Being an Island tourist
During your visit to Iceland, there are certain things you should not do to save money to save you from embarrassment or to protect you against harm. Here is a list of some good things to avoid while visiting Iceland, as a resident recommends.
- Do not leave at home your coat
Iceland’s weather can change dramatically for one day. Although most days are predictable during summer, sunshine, rain, and evening snowfalls can still be experienced in the morning and changing winds. This weather pattern is even more common and extreme during the winter, with the occasional snowstorm for fun.
Everyone should also always bring your warm coat to Gullfoss and Geysir (or any other voyager for that matter), even if the weather is fabulous from your hotel window. Hopefully, you won’t need it, but you always have a chance and if you do, you’re glad to have it!
- Don’t downsize the weather
It can range up to +20 ° C in high summer and usually does not get below + -15 ° C during winter. The temperature range is not drastic. The average temperature in the summer is approximately 10 ° C and in the winter is -1 ° C. Although Iceland’s name is on average very little snow.
The wind is difficult here. Tourists should expect steady winds close to the sea, from mild blowing gales. We can play gambling with the tranquil winds throughout Iceland throughout the North Atlantic. The winds are a little lighter inland unless you go up into the mountains, where they can blow. When the air is calm, there are days, but these are rare.
- Don’t get attracted by darkness (or light)
You may experience a dramatically different amount of daylight from the one you used to in Iceland. It is not dark during June and July, while the dark is about 15:30 to approximately 11:30 on the following day, in December and January.
The sun goes down only a few hours from mid-May to mid-August, which means it’s almost always light. This is why people often bring masks to help them sleep. With about five hours of daylight, the midwinter is the polar opposite.
- Avoid purchasing in stores bottled water.
Iceland’s tap water is among the world’s purest. It is not chlorinated or fluorinated, because it’s not necessary. Indeed, the main complaint of tourists about the Icelandic waters, because there is almost no other thing but water, is their lack of taste.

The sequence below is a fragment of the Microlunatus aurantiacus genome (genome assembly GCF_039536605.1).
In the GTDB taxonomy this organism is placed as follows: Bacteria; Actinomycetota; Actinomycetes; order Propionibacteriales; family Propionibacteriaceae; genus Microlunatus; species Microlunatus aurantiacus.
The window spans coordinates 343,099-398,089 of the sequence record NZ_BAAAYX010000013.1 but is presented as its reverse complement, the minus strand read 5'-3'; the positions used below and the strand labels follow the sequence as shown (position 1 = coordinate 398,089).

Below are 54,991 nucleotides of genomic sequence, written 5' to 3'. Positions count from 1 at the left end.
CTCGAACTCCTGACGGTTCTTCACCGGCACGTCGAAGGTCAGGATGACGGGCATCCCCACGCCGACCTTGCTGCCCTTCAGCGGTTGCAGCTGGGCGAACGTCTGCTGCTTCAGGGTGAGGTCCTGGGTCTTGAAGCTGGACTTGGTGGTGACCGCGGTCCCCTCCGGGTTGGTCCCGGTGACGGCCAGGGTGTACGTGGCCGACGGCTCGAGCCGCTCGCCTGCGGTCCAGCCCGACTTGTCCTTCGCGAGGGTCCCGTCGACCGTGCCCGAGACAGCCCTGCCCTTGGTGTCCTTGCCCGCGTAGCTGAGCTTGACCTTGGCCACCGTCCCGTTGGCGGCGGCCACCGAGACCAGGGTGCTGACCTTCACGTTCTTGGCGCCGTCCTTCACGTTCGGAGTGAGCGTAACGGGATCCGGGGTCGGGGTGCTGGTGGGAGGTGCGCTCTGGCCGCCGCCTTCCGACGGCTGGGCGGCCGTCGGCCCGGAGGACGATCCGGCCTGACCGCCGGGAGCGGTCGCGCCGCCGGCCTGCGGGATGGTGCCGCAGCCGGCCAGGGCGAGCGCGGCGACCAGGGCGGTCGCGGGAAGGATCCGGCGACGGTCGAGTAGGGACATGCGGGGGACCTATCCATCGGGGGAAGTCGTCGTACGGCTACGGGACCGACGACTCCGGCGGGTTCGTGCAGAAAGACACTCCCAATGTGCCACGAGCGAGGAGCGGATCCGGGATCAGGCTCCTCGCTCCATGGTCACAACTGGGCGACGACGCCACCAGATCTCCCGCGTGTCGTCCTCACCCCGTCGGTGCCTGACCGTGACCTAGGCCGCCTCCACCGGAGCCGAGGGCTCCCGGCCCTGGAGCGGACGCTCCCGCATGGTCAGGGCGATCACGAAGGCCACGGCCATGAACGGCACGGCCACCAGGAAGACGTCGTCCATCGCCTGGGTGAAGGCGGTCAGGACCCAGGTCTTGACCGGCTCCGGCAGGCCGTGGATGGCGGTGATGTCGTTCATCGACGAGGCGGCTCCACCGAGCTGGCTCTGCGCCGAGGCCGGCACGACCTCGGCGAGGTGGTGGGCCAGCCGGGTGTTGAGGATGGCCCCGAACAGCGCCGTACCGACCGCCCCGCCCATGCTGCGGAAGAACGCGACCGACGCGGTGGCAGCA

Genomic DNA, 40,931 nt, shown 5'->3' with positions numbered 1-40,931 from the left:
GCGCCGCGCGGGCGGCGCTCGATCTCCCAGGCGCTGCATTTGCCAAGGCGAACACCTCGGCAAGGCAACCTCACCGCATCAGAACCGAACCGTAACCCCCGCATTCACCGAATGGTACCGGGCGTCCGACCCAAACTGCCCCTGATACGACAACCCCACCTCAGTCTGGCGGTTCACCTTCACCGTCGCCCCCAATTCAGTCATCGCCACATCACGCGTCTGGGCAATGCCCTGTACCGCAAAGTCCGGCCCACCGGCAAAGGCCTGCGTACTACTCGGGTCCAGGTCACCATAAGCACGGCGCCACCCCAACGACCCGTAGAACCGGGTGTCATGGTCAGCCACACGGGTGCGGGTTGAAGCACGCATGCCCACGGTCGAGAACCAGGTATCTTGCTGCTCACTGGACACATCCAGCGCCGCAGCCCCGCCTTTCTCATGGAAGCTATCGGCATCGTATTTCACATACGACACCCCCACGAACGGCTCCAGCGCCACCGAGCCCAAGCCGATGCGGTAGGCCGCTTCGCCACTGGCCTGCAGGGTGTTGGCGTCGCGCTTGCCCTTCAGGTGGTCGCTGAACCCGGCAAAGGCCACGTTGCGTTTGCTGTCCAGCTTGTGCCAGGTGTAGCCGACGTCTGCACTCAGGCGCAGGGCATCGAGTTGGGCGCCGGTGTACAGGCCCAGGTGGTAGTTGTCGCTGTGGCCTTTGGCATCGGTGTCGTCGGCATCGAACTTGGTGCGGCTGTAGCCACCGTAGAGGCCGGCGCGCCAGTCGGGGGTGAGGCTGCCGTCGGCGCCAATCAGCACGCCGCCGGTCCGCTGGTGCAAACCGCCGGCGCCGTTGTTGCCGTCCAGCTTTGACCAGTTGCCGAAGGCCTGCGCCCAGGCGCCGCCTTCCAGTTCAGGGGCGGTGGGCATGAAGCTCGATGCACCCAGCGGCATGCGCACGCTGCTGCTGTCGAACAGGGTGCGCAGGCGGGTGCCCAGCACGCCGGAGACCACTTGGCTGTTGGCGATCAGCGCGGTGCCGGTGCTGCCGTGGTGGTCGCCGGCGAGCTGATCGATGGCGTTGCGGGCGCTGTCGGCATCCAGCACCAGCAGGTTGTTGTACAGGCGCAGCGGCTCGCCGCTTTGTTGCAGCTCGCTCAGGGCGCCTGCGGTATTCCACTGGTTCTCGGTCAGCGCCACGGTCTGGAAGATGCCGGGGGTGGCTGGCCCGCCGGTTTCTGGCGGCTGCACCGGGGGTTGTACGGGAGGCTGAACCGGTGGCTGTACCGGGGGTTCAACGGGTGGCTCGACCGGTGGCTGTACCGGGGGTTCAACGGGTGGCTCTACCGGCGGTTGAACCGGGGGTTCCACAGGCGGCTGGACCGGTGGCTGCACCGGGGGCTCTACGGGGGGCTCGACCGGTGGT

When you go to Iceland, make sure to have a reusable bottle of water and drink the water coming directly from the tap rather than spending money on bottled water. It does not only save you money but also helps the environment, by not buying plastic products — all of us know how long it takes to degrade. However, if you’re interested in sparkling water, most supermarkets have a decent variety.
- Evitate 10-11 shopping
If you’re on a late flight, a 10-11 may be your only choice, but try not to shop for that supermarket chain simply because it’s Iceland’s the most affordable supermarket. Sometimes the prices at these stores are three times the cost of the cheapest option.
In the case of Bonus, Kronan, or Netto Stores, try to make your shopping savings. These alternative chains can be found throughout the capital and in most major rural towns.
- Don’t be fooled in supermarkets by the light ‘Beer’
The alcoholic beverage sold in Icelandic supermarkets is called Pilsner with a minimum alcoholic volume of 2.25 percent. The drink is not beer, even if it looks like it, with such a low alcohol content. You have to go to a special government-run alcohol store called Vinbudin to purchase alcohol outside bars and restaurants. Don’t worry, around the capital area there’s plenty of them. They are available in a wide variety of stores and are typically open from Monday to Saturday.
As a side note, I recommend the brand on the picture below if you wish to buy a light beer — it’s quite delicious and refreshing.
- Don’t assume that anywhere, anytime, you can buy alcohol
You can not go to any corner market in Iceland any day and buy booze. Special Vínbúðin shops are open for limited hours only for certain days.